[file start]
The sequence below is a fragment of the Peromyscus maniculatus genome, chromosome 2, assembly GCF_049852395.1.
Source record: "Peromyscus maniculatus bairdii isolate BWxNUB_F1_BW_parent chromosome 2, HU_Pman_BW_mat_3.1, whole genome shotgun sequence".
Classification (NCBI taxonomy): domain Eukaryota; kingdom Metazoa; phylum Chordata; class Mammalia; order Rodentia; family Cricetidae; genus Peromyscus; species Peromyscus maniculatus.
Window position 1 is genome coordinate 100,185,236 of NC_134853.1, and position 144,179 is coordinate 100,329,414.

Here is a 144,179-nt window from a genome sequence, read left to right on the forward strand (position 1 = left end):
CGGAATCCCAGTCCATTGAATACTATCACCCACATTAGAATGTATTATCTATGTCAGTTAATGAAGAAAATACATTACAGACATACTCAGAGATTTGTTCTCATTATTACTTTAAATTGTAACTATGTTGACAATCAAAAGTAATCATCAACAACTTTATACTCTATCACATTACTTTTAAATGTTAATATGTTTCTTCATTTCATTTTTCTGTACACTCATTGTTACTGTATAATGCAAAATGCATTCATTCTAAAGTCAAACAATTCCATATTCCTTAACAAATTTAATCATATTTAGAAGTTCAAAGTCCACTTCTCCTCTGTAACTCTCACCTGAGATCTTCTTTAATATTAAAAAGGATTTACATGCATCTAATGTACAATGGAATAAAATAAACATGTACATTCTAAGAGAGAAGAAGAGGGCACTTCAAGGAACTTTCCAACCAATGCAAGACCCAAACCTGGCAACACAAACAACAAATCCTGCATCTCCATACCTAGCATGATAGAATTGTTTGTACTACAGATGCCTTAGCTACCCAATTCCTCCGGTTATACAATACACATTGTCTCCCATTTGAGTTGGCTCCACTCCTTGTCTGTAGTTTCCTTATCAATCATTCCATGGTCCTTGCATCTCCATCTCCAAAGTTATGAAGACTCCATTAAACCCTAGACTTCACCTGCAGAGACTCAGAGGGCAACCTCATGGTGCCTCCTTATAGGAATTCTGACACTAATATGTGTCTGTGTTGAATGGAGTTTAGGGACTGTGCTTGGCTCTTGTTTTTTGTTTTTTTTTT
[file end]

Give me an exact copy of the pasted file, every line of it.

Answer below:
The sequence below is a fragment of the Peromyscus maniculatus genome, chromosome 2, assembly GCF_049852395.1.
Source record: "Peromyscus maniculatus bairdii isolate BWxNUB_F1_BW_parent chromosome 2, HU_Pman_BW_mat_3.1, whole genome shotgun sequence".
Classification (NCBI taxonomy): domain Eukaryota; kingdom Metazoa; phylum Chordata; class Mammalia; order Rodentia; family Cricetidae; genus Peromyscus; species Peromyscus maniculatus.
Window position 1 is genome coordinate 100,185,236 of NC_134853.1, and position 144,179 is coordinate 100,329,414.

Here is a 144,179-nt window from a genome sequence, read left to right on the forward strand (position 1 = left end):
CGGAATCCCAGTCCATTGAATACTATCACCCACATTAGAATGTATTATCTATGTCAGTTAATGAAGAAAATACATTACAGACATACTCAGAGATTTGTTCTCATTATTACTTTAAATTGTAACTATGTTGACAATCAAAAGTAATCATCAACAACTTTATACTCTATCACATTACTTTTAAATGTTAATATGTTTCTTCATTTCATTTTTCTGTACACTCATTGTTACTGTATAATGCAAAATGCATTCATTCTAAAGTCAAACAATTCCATATTCCTTAACAAATTTAATCATATTTAGAAGTTCAAAGTCCACTTCTCCTCTGTAACTCTCACCTGAGATCTTCTTTAATATTAAAAAGGATTTACATGCATCTAATGTACAATGGAATAAAATAAACATGTACATTCTAAGAGAGAAGAAGAGGGCACTTCAAGGAACTTTCCAACCAATGCAAGACCCAAACCTGGCAACACAAACAACAAATCCTGCATCTCCATACCTAGCATGATAGAATTGTTTGTACTACAGATGCCTTAGCTACCCAATTCCTCCGGTTATACAATACACATTGTCTCCCATTTGAGTTGGCTCCACTCCTTGTCTGTAGTTTCCTTATCAATCATTCCATGGTCCTTGCATCTCCATCTCCAAAGTTATGAAGACTCCATTAAACCCTAGACTTCACCTGCAGAGACTCAGAGGGCAACCTCATGGTGCCTCCTTATAGGAATTCTGACACTAATATGTGTCTGTGTTGAATGGAGTTTAGGGACTGTGCTTGGCTCTTGTTTTTTGTTTTTTTTTT